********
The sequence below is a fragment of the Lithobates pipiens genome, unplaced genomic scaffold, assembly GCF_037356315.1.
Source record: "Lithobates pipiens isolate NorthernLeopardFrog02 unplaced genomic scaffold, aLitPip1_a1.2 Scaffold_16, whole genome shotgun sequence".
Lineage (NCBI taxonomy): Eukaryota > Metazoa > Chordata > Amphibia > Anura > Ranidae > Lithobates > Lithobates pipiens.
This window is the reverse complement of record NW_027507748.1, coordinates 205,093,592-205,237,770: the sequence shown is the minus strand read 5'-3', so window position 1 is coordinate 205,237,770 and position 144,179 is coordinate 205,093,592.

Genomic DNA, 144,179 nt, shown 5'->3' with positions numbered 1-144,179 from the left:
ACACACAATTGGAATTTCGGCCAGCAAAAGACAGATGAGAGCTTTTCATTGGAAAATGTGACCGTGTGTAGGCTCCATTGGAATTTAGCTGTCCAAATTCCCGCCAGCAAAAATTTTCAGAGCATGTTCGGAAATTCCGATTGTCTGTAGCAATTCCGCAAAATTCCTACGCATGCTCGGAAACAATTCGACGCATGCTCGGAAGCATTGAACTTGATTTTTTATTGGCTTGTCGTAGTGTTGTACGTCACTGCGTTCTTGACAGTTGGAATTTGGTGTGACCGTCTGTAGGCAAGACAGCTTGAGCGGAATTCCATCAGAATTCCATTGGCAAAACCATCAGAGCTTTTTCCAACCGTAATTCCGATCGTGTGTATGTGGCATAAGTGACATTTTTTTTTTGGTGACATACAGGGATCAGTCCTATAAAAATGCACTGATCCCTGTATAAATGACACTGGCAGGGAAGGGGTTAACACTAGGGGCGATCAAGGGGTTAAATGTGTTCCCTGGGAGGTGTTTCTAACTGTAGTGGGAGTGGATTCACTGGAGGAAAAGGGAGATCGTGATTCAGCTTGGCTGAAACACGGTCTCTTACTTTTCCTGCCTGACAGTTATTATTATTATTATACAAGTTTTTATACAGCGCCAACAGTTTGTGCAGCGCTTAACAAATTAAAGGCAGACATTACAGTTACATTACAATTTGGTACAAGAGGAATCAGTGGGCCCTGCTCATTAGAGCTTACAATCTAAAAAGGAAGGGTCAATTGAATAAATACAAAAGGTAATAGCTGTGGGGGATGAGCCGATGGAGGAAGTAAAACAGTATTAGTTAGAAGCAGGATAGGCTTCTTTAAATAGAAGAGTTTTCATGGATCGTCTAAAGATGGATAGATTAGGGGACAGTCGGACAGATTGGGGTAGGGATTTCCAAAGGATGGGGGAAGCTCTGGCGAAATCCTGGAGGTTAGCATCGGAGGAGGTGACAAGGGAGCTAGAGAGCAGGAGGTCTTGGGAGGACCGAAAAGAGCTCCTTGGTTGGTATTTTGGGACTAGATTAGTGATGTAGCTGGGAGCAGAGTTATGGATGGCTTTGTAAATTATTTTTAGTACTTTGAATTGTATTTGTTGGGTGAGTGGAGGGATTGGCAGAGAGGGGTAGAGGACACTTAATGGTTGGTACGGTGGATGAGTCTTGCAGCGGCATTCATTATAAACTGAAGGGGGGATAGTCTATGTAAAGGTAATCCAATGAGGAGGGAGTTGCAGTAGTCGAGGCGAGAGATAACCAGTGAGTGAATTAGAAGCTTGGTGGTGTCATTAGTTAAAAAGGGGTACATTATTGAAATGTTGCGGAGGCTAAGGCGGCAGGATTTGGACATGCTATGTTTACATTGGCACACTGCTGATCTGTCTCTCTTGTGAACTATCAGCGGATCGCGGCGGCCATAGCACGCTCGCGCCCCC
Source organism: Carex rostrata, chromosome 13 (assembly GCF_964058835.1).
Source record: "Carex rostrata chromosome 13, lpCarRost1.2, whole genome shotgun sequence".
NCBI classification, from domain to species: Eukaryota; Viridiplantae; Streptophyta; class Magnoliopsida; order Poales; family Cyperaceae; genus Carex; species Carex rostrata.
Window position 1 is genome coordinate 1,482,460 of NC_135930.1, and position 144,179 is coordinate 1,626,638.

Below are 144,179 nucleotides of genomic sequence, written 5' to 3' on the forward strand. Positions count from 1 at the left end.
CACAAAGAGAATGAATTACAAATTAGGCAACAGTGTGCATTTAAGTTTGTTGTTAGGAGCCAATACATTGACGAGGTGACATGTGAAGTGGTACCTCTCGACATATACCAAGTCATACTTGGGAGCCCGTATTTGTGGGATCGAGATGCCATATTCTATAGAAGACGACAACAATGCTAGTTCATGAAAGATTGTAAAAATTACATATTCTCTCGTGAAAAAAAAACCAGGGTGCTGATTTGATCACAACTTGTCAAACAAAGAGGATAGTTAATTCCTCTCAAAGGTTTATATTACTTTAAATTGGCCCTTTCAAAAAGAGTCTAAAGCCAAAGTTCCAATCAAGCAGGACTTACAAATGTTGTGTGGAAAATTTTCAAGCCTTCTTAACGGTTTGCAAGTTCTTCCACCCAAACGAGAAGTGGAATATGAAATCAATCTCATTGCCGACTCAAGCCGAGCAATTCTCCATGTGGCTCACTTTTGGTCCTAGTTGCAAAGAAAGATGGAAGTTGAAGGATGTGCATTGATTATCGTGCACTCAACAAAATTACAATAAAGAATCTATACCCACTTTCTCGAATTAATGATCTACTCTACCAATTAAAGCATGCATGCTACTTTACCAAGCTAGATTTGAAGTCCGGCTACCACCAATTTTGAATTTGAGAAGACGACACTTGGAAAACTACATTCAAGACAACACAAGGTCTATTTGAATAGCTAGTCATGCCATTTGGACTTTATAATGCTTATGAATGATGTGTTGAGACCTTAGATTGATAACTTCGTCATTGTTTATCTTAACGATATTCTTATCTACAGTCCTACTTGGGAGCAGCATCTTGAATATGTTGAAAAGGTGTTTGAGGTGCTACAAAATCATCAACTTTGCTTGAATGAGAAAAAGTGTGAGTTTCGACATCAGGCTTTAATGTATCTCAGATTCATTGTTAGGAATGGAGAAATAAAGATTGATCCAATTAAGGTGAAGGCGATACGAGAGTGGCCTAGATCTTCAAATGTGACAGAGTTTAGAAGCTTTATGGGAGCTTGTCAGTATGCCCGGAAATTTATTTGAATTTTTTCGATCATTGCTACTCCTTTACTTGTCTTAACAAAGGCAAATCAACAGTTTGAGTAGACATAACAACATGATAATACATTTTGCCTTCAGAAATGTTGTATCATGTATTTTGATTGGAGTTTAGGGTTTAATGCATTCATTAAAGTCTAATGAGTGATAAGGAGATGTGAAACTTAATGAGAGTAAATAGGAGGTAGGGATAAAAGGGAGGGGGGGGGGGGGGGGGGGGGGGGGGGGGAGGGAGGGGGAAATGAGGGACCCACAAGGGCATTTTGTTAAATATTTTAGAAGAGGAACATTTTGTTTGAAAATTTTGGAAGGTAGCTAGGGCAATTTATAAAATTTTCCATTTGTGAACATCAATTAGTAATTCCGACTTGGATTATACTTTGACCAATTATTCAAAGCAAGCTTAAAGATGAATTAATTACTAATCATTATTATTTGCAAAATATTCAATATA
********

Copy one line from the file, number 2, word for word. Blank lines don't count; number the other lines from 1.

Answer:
Source record: "Lithobates pipiens isolate NorthernLeopardFrog02 unplaced genomic scaffold, aLitPip1_a1.2 Scaffold_16, whole genome shotgun sequence".